The availability of water is not just vital for our survival, it’s also crucial for the growth of our economy. The World Bank states that “Economic growth is a ‘thirsty business’. Water is a vital factor of production, so diminishing water supplies translates into slower growth. Some regions could see their growth rates decline by as much as 6 percent of GDP by 2050 as a result of water-related losses in agriculture, health, income and prosperity.”

The World Bank warns that we need to optimise water supply and availability to allow agriculture and business to flourish. It advises a number of actions to ‘waterproof’ economies, such as better urban planning, expanding water storage, recycling and reusing water, desalination, and incentives to improve water quality, as well as economic instruments including water permits and pricing.

The UN is equally clear on the importance of water to the economy. “Water is at the core of sustainable development and is critical for socio-economic development, healthy ecosystems and for human survival itself. It is vital for reducing the global burden of disease and improving the health, welfare, and productivity of populations. It is central to the production and preservation of a host of benefits and services for people.”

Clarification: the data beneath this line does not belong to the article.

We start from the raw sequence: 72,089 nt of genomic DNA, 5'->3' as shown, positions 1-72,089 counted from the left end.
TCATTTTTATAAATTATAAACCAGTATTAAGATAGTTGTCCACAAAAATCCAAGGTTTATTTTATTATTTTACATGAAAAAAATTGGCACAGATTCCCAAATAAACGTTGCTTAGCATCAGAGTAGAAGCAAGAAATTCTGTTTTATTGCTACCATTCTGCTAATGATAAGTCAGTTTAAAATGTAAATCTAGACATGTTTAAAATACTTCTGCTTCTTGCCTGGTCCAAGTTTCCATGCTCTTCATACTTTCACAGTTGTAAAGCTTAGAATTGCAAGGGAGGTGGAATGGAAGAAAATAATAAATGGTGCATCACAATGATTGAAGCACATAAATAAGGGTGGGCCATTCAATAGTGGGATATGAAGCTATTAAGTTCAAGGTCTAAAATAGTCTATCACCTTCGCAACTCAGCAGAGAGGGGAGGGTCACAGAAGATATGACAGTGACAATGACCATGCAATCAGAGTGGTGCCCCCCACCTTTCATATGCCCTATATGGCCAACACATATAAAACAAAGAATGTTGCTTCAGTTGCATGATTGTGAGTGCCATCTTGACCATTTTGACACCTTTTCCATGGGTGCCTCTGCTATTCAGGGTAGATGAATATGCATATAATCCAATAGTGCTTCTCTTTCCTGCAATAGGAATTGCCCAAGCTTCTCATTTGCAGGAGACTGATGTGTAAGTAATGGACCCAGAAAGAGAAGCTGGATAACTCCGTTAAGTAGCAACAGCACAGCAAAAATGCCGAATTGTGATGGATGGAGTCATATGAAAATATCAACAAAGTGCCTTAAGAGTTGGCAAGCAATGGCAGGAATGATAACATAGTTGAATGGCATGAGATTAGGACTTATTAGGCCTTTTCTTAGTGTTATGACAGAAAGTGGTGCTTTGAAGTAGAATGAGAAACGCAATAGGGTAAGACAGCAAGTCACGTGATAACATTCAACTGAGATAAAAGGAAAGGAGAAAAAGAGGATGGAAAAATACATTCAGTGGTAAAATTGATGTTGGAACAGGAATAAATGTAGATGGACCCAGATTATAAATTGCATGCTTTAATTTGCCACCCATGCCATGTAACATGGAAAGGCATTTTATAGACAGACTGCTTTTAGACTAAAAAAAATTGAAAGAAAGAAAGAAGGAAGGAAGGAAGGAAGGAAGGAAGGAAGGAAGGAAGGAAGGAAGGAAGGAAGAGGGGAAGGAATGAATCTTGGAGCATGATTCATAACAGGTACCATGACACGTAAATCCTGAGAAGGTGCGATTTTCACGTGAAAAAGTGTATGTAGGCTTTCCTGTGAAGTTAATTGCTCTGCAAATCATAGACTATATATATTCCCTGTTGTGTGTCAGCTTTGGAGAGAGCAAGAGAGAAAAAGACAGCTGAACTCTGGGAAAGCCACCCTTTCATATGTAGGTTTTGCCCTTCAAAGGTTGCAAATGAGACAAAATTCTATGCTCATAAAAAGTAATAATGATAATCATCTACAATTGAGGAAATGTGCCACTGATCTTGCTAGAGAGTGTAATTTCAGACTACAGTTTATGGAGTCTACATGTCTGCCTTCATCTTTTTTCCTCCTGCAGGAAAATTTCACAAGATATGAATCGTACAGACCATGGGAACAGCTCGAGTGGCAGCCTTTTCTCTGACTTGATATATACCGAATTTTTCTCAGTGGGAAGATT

In a report carried out by the Stockholm International Water Institute (SIWI), authors concluded that:

  • “The economic benefits of improved water supply and – in particular – sanitation far outweigh the investment costs.”
  • “Improved water supply and sanitation and improved water resources management boost countries’ economic growth and contributes greatly to poverty eradication.”
  • “Investing in water is good business – improved water resources management and improved water supply and sanitation contributes significantly to increased production and productivity within economic sectors.”

Water sustainability for agriculture and commerce

There is so much evidence showing that water shortages in the UK are already a problem, and that, by 2050, the country could reach the point at which there is more demand than supply. We can no longer afford to think of water shortages as just being caused by a particularly hot and dry summer, and shortages will no longer be solved just by the introduction of domestic hosepipe bans.

In the future, water shortages in the UK will have a massive impact on the economy as well as on our gardens. This is why we all need to act now. By increasing the water efficiency of your business now, you will be ensuring the availability of enough water to keep the economy buoyant in the future.

And the best news is that any investment you make now will pay for itself surprisingly quickly in terms of savings on your business water bills. Cutting your water bills now will help you balance increasing energy bills.

For more information about business water efficiency, download our free Water Efficiency Guide or book a Water Efficiency Audit to discover where you can make more efficient use of your business water.

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